Wetland and Marshland

Wetland and Marshland

During the Validation Phase, MRCSP worked with researchers from the University of Maryland to investigate the potential of reclaimed wetland and marshland for carbon sequestration. 

Wetlands and marshlands have great potential for carbon sequestration because they have high levels of net primary productivity and low decomposition rates, meaning that a large volume of organic matter is accumulated annually. It is believed that carbon can accumulate at rates up to 5,700 kilograms of carbon per hectare (~5,100 pounds of carbon per acre) per year in wetlands. The continual accretion from organic matter (i.e., the buildup of land from waterborne sediments) means that there is potential for long-term continual carbon sequestration.
Yet, as seen in the photos below, 8,000 acres or 12 square miles have been lost, at a rate of 150-400 acres per year. Reasons for loss include sea level rise, subsidence (or sinking), erosion, salt water intrusion, and plant-eating invasive species.
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    1938

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    2005

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Marshes Can Be Restored

Using clean dredged material from the Chesapeake Bay channel, the U.S. Army Corps of Engineers is engaged in a project to help restore the wetlands at the Blackwater Refuge. Volunteers plant marsh grasses, including Olney’s 3-square (Schoenoplectus americanus), salt marsh bulrush (Schoenoplectus robustus), and smooth cordgrass (Spartina alterniflora), on the clean dredge, quickly restoring the marsh.
The Value of the Research

The Blackwater National Wildlife Refuge is a wetland of international importance, named in the International Convention on Wetlands (Ramsar Convention). It is one of six priority wetland areas noted in the North American Waterfowl Management Plan. The Nature Conservancy calls it one of the “Last Great Places.” Others have labeled it as the “Everglades of the North.”

The MRCSP team examined three tidal marsh cells -- one newly created 5-acre cell, created with dredge material in 2003; one older cell, created in 1983; and a third that was a natural marsh cell. Researchers established approximately 50 field plots per cell and conducted annual soil analyses, including organic carbon content, bulk density, active carbon (particulate, chemically labile), nutrients, pH, and other selected samples, such as particle size, sulfides, and metals.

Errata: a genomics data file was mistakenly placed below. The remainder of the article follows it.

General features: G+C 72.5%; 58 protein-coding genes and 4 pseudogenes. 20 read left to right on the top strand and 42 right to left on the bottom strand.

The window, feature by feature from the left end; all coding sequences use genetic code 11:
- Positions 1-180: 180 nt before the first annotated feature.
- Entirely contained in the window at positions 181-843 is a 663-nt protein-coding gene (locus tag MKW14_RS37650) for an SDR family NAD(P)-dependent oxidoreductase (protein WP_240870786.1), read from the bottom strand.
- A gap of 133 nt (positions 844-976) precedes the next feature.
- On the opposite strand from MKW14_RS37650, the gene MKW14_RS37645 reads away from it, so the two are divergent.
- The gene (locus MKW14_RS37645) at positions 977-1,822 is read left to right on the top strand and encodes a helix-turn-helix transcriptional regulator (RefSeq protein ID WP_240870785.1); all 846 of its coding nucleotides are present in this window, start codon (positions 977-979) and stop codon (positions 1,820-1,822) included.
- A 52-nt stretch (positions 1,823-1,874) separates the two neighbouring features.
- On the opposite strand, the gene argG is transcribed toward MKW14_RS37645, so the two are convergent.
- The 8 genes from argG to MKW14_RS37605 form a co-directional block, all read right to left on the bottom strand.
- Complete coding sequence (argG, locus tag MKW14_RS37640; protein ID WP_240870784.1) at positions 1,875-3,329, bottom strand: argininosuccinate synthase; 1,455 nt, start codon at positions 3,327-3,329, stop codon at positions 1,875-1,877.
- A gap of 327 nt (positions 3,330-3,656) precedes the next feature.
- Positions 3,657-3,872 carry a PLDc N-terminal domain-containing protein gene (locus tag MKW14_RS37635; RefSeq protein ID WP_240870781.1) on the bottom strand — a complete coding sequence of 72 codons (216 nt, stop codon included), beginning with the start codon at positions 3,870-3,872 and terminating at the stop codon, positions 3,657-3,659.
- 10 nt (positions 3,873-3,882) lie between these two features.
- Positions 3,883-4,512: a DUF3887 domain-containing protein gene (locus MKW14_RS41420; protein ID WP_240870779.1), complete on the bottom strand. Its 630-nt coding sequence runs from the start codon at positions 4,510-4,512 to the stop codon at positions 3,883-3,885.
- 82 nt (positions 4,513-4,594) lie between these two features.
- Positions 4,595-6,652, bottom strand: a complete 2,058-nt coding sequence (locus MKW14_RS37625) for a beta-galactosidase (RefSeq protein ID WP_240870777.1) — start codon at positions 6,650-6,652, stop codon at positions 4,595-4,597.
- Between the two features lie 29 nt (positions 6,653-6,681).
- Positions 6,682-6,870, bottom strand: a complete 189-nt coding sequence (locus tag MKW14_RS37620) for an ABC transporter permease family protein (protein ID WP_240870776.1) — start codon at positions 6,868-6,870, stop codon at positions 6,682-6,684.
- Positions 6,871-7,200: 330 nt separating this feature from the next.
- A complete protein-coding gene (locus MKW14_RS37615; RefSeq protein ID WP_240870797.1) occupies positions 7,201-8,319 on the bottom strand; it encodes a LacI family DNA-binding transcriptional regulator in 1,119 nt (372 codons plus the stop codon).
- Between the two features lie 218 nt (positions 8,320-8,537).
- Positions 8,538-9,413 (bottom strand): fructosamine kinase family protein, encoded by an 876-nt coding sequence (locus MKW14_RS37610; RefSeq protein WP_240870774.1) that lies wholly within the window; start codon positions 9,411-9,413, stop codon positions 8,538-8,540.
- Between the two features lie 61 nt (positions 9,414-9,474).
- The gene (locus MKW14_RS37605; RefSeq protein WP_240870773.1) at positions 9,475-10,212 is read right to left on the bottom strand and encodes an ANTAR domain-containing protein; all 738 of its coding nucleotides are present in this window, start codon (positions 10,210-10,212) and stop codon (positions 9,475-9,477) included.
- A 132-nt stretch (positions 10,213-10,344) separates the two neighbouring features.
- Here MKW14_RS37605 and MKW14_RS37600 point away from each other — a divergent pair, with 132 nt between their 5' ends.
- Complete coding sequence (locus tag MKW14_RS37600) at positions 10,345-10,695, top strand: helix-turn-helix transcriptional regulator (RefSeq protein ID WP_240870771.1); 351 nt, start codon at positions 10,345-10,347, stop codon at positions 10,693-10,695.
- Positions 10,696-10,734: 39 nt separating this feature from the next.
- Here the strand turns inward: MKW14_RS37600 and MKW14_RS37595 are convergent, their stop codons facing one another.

These tests were used to determine the rate of carbon sequestration and the total amount of carbon that can be sequestered in restored versus natural marshes. While rates may start slowly, it is anticipated that total amounts sequestered in restored marshes could match or exceed natural marshes. Research will also identify the best management practices to maximize carbon sequestration by maximizing net primary productivity and minimizing decomposition rates. This project will help to develop a sampling protocol for validation that can be used elsewhere.   

Finally, the research shed light not just on carbon sequestration potential in marshes and wetlands, but also helped scientists better understand marsh sustainability and soil properties, including the effects of different grasses, nutrients and sediment inputs and retention, as well as the biogeochemistry of a marsh, including effects from eutrophication (lack of oxygen) and acidification.

Project Snapshots

Representatives from participating organizations visited the research site in November, 2006. They included representatives from the U.S. Fish and Wildlife Service, the DOE, and members of the university research team and the MRCSP. Click here to view photographs of their visit; a presentation on the Wildlife Refuge by Dixie Birch, U.S. Fish and Wildlife Service; and a presentation of the terrestrial sequestration research by Dr. Brian Needelman, University of Maryland.
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